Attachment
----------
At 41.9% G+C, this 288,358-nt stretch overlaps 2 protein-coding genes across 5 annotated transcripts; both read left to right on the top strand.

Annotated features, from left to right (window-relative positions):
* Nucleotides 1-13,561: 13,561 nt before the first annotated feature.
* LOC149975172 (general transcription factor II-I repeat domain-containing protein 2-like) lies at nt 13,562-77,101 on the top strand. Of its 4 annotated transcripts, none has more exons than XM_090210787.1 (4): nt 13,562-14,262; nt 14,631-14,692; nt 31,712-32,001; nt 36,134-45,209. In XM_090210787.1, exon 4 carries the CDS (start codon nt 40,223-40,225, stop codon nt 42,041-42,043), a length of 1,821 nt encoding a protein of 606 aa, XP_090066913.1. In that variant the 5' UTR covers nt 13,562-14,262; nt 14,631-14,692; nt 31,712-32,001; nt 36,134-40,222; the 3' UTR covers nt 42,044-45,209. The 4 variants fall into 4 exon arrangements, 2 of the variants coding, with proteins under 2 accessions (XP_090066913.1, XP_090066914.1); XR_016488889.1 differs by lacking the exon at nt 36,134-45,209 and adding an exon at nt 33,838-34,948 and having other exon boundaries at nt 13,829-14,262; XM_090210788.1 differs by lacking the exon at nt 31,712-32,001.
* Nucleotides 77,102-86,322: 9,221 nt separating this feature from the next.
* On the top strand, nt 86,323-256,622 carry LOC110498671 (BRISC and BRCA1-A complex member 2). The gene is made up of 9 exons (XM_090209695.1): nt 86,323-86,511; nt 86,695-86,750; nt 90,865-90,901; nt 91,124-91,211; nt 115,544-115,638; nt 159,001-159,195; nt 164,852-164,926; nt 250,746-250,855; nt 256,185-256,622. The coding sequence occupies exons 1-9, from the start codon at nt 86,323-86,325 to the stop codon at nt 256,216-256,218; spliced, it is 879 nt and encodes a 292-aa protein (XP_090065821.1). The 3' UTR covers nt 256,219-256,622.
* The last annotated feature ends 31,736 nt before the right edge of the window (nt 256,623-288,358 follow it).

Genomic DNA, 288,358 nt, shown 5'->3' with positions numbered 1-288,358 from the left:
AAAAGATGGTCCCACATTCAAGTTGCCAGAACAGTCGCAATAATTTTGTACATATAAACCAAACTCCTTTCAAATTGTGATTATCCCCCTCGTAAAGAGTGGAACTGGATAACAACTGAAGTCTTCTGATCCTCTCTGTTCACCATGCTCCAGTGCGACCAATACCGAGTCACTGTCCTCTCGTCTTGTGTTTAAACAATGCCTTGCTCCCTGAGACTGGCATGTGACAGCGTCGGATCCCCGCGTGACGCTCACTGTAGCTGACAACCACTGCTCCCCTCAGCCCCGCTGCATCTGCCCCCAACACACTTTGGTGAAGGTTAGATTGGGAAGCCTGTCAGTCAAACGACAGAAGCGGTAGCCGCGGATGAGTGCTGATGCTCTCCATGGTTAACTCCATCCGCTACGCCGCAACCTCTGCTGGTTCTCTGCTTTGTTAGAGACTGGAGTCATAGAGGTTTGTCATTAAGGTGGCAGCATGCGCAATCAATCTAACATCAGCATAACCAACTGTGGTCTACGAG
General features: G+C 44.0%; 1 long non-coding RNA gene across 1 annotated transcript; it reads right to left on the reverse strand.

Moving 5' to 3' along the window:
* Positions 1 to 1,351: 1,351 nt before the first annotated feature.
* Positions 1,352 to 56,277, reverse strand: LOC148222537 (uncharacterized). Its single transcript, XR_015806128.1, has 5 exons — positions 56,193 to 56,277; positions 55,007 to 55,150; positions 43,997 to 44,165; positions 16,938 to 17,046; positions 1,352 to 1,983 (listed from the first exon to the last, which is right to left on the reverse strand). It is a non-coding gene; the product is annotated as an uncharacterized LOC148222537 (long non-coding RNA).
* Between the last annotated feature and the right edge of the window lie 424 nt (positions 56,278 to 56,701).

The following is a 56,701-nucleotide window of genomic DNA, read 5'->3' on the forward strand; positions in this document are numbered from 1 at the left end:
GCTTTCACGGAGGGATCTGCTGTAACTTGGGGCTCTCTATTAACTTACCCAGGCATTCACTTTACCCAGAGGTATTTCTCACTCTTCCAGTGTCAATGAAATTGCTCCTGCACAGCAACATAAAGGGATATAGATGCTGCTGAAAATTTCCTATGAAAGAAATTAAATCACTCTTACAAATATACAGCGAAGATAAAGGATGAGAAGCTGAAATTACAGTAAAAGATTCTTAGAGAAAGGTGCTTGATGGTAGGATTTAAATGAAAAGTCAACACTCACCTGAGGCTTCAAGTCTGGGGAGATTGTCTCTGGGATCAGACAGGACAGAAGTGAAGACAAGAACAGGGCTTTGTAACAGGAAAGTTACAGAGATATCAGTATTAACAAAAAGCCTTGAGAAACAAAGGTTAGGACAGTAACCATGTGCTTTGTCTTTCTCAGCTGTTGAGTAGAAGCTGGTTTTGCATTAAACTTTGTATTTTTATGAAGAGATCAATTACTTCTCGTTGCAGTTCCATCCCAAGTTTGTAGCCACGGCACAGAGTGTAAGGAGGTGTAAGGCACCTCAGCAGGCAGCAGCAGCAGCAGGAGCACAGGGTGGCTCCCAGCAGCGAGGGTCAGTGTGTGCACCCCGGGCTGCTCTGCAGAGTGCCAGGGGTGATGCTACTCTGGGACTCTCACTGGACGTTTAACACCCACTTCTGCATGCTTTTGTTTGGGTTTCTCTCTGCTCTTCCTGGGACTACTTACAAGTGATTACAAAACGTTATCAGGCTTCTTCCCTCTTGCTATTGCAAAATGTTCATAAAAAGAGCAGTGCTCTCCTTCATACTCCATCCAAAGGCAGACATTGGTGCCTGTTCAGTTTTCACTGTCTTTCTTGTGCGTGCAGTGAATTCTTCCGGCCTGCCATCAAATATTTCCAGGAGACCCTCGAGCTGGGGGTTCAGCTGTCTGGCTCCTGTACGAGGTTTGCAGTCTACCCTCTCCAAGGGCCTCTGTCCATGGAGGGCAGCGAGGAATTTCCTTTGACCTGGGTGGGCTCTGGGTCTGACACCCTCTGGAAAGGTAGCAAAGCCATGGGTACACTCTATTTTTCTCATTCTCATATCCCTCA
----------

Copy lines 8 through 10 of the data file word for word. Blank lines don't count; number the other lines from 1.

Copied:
Genomic DNA, 288,358 nt, shown 5'->3' with positions numbered 1-288,358 from the left:
AAAAGATGGTCCCACATTCAAGTTGCCAGAACAGTCGCAATAATTTTGTACATATAAACCAAACTCCTTTCAAATTGTGATTATCCCCCTCGTAAAGAGTGGAACTGGATAACAACTGAAGTCTTCTGATCCTCTCTGTTCACCATGCTCCAGTGCGACCAATACCGAGTCACTGTCCTCTCGTCTTGTGTTTAAACAATGCCTTGCTCCCTGAGACTGGCATGTGACAGCGTCGGATCCCCGCGTGACGCTCACTGTAGCTGACAACCACTGCTCCCCTCAGCCCCGCTGCATCTGCCCCCAACACACTTTGGTGAAGGTTAGATTGGGAAGCCTGTCAGTCAAACGACAGAAGCGGTAGCCGCGGATGAGTGCTGATGCTCTCCATGGTTAACTCCATCCGCTACGCCGCAACCTCTGCTGGTTCTCTGCTTTGTTAGAGACTGGAGTCATAGAGGTTTGTCATTAAGGTGGCAGCATGCGCAATCAATCTAACATCAGCATAACCAACTGTGGTCTACGAG
General features: G+C 44.0%; 1 long non-coding RNA gene across 1 annotated transcript; it reads right to left on the reverse strand.